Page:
I have to factor the following polynomial completely. But I don't have the answer so I don't know if I did it or it can be factored further.

Results 1 to 8 of 8

- November 13th 2008, 02:22 AM #1

- Joined
- Dec 2007
- Posts
- 96

- November 13th 2008, 10:02 AM #2

- Joined
- Nov 2008
- From
- Paris
- Posts
- 354

- November 14th 2008, 09:53 AM #3

- Joined
- Dec 2007
- Posts
- 96

I think the answer has to be a lot easier, the book i'm using hasn't aproached roots so far. I'm just factoring polynomials. Said that, I don't understand the point of findig the roots. I looked at your explanation and...well, maybe the book author meant "factor completly" according to what we have covered so far...Anyway, I'll keep trying.

I notice the second part looks very much like a difference of squares.

...And how do I find roots if that were the only chance? Prease an explanation

- November 14th 2008, 03:10 PM #4

- November 17th 2008, 02:42 AM #5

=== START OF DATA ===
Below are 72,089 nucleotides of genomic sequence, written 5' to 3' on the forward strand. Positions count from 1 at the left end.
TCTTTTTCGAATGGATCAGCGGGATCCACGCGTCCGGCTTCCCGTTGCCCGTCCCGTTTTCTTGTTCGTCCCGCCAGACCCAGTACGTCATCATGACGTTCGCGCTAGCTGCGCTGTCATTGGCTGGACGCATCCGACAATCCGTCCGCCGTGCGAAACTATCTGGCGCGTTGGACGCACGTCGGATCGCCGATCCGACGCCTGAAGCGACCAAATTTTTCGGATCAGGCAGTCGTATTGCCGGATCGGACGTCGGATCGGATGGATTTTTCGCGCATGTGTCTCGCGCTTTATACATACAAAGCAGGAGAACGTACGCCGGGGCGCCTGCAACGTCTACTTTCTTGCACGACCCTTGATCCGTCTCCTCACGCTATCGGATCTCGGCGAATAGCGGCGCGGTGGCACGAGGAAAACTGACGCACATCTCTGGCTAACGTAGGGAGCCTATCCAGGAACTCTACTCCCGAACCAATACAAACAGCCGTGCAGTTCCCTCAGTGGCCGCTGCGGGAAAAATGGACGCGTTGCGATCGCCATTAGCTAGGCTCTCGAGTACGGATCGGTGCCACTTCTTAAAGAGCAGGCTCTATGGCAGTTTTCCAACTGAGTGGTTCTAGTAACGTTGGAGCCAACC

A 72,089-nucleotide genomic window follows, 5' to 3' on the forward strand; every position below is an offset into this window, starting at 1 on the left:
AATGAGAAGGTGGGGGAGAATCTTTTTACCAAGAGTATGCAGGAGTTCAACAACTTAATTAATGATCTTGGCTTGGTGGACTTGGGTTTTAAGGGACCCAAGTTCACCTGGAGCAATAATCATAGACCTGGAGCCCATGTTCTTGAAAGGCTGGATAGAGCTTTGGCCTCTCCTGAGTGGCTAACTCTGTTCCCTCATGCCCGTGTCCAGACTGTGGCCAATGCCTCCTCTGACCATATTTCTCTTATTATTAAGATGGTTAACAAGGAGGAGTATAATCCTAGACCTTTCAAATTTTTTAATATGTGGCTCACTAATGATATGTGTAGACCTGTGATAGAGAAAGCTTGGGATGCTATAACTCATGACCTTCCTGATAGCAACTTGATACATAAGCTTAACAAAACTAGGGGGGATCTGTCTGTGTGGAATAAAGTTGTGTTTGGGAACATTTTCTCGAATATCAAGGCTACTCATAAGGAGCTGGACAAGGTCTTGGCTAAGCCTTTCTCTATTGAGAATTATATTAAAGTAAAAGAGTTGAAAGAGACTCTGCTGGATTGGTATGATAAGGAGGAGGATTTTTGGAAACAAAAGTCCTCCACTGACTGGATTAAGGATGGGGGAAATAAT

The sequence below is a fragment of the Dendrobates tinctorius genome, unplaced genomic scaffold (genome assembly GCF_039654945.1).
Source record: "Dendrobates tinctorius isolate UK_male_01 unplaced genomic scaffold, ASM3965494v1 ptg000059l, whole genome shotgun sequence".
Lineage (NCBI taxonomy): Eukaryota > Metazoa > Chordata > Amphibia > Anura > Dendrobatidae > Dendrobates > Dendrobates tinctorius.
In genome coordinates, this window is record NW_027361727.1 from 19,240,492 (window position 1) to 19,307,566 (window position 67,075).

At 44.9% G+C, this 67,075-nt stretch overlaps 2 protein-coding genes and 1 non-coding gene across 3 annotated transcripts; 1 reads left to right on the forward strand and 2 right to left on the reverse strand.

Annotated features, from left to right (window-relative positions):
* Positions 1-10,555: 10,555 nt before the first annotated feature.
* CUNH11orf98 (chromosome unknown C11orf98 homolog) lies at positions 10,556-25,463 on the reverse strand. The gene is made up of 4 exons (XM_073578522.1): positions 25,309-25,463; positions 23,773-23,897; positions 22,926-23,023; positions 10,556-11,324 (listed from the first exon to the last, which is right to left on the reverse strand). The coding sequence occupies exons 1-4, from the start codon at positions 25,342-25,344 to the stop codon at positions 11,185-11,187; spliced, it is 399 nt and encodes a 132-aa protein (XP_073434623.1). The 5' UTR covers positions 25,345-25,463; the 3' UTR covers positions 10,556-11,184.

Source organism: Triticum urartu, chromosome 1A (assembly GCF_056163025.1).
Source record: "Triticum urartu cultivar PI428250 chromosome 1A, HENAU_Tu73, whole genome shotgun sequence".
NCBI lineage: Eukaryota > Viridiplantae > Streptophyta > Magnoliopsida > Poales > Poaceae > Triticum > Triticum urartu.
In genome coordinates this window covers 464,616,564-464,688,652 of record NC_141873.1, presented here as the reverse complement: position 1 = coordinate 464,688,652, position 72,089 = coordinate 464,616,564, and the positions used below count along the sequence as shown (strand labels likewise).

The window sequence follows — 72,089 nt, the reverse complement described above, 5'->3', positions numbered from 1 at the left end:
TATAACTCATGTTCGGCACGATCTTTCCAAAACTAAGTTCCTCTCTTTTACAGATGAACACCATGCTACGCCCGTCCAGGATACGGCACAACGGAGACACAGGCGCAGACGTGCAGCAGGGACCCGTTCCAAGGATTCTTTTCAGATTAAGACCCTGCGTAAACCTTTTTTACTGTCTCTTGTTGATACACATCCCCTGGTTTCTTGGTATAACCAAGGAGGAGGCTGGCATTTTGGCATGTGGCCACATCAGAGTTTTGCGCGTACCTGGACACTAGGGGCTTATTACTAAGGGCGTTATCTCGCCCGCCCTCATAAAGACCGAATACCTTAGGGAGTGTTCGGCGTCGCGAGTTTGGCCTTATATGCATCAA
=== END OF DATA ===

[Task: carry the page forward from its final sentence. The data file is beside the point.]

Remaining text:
- Joined
- Dec 2007
- Posts
- 96

Ok! This works for me but how did you know that would be equivalent to

I mean...as it is not a perfect square trinomial I couldn't try finding two factors adding to the product of the external values as I did with this:

I usually find the numerical product of the external values:

And then try to find two factors of 120 that add to the middle term. i.e.

Finally all I have to do is just replacing:

And solve...

And that's it!

As you see this aproach wouldn't have worked with as it isn't a perfect square. Now my question is how can I know will solve for the above trinomial? Is there any special formula or technique?

- November 17th 2008, 03:16 AM #6

- November 18th 2008, 03:21 AM #7

- Joined
- Dec 2007
- Posts
- 96

Then here is how it works. You factored out the :

__________________________________________________ ________________

But I didn't know where you obtained that so I solved...

And replaced...

__________________________________________________ ________________

So now I continue...

and the outside the parentesis will multiply for and so we now have...

Consider...

And finally we apply the formula for the difference of two squares...

And that's it.

Now...there is just one little thing that I don't understand. Hope you don't think I'm a pain in the... but how did you get that up there on the second stage?. I mean...It seems you just put it there arbitrarily so the whole thing could be worked out. Finally I want to thank you. Sincerely.

- November 18th 2008, 04:00 AM #8